Party cadres in southwestern China will soon be scored on their ideological correctness and job performance by a cloud-based artificial intelligence system that tracks everything from their attendance at Party events to comments they post on social media.
The Party school of Sichuan province is collaborating with the platform, whose name translates to “Smart Red Cloud,” state newspaper Science and Technology Daily reported Friday. The platform promises to make the selection, assessment, and education of Party cadres “smarter.”
The platform has been in development since 2012 by Yunshu Weilai, a tech startup under the University of Electronic Science and Technology of China, located in the provincial capital of Chengdu.
Liang Lihua, the company’s marketing head, said one “innovative” function, called “Portrait of Cadres,” uses the evaluation of cadres’ past performance to predict their ideas and behaviors in the future. He said this feature will be a good supplement to the current personnel system.
“Normally, the selection and appointment of Party cadres is conducted in the form of group discussions by leaders who mainly study candidates’ resumes, but one problem is that this lacks sufficient and accurate data for analysis,” Liang told Sixth Tone by phone.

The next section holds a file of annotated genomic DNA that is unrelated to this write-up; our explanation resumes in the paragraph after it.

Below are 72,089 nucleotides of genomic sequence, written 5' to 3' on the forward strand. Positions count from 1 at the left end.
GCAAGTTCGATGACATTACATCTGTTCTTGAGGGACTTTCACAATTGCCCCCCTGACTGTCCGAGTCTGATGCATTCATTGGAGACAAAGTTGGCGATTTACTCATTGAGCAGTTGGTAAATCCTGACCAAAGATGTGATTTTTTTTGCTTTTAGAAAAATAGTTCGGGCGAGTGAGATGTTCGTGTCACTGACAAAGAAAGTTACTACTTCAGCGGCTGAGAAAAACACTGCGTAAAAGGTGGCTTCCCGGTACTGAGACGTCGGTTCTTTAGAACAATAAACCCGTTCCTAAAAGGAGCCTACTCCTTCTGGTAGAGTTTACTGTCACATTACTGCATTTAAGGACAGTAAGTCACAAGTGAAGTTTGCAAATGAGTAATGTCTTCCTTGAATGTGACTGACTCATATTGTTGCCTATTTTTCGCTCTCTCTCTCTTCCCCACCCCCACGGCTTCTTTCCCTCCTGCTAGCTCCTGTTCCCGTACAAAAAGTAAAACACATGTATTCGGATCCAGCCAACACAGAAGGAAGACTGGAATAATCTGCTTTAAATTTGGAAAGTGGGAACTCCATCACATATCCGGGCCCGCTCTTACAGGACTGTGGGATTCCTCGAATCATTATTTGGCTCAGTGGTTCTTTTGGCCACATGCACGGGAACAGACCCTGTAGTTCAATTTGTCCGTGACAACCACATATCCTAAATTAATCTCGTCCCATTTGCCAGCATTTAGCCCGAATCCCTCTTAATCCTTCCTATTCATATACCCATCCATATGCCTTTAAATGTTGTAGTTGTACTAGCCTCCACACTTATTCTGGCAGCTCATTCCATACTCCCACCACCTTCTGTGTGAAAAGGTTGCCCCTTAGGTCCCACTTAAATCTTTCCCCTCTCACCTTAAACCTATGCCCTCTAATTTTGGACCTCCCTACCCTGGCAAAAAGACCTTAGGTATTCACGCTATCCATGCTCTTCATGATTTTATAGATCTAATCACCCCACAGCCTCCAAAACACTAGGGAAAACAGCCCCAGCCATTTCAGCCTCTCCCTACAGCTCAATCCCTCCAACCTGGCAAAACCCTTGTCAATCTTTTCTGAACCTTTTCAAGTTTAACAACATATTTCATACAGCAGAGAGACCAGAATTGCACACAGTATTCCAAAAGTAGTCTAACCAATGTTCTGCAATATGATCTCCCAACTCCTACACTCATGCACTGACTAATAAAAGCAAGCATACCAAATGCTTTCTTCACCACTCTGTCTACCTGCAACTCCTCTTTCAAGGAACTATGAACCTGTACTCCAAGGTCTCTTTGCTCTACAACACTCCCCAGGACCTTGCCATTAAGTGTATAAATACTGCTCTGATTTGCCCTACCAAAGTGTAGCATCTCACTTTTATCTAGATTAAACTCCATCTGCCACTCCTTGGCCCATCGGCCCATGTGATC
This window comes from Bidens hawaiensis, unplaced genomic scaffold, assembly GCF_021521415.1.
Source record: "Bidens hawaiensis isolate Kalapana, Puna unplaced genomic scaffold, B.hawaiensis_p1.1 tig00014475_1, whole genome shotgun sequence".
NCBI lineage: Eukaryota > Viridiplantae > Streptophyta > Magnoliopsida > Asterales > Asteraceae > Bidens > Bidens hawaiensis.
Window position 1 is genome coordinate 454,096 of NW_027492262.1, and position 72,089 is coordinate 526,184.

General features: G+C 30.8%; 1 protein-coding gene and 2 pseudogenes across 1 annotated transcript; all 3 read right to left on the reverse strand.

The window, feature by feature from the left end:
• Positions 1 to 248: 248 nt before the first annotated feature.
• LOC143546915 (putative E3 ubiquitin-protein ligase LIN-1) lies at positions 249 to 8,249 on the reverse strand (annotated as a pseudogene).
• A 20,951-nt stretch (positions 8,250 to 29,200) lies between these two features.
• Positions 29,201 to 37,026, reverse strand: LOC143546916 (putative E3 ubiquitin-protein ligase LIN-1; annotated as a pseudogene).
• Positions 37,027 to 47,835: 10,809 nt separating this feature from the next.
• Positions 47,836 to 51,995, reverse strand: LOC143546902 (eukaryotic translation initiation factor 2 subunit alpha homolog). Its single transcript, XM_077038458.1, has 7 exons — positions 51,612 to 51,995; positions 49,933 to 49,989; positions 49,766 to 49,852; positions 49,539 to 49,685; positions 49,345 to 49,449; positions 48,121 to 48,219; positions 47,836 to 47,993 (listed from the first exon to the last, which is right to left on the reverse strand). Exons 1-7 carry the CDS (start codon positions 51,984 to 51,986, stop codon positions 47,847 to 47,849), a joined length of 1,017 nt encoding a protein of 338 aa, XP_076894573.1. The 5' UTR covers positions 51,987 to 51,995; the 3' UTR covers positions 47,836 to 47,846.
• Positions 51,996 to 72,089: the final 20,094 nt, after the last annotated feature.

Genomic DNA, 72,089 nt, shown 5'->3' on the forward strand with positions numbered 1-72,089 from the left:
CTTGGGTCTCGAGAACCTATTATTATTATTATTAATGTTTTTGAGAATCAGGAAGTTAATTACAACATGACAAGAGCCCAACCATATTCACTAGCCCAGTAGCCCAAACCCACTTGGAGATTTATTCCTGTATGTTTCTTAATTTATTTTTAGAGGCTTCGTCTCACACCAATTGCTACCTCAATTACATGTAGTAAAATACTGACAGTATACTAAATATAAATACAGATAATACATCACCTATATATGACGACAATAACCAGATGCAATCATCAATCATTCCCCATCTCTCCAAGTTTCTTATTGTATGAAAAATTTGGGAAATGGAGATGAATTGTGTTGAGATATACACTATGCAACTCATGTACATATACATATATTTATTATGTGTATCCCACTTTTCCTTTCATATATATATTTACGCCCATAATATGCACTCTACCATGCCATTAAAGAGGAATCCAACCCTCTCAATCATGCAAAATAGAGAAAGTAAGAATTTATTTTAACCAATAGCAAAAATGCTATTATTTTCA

“This function, however, will include a couple of criteria for analysis, such as [cadres’] working capacities, their attendance rates at Party activities, and education,” said Liang, who added that external information such as online comments, marital status, and homeownership details are also included.
Besides tracking cadres, the platform includes an app that provides information on new policies, as well as activities and training events that Party members can attend. Liang said the platform hopes to reach 2 million users by August.
Zheng Changzhong, an associate professor in the School of International Relations and Public Affairs at Fudan University in Shanghai, told Sixth Tone that technologies like AI and big data will “definitely” impact China’s politics. “Such technologies should be used as new methods to strengthen the internal management of the Communist Party, promoting mutual understanding and connection between cadres and the general public so that the needs of the public can be better and more effectively served,” he said.
So far, the platform has been adopted by more than 50 Party organizations across the country, including the Communist Youth League, the Ministry of Education, and Party-affiliated organizations, municipal governments, and universities in Sichuan.
Editor: Kevin Schoenmakers.
(Header image: A group of young people take photos of the Chinese Communist Party flag at a museum in Jiaxing, Zhejiang province, Jan. 2, 2016. Yan Zhi/VCG)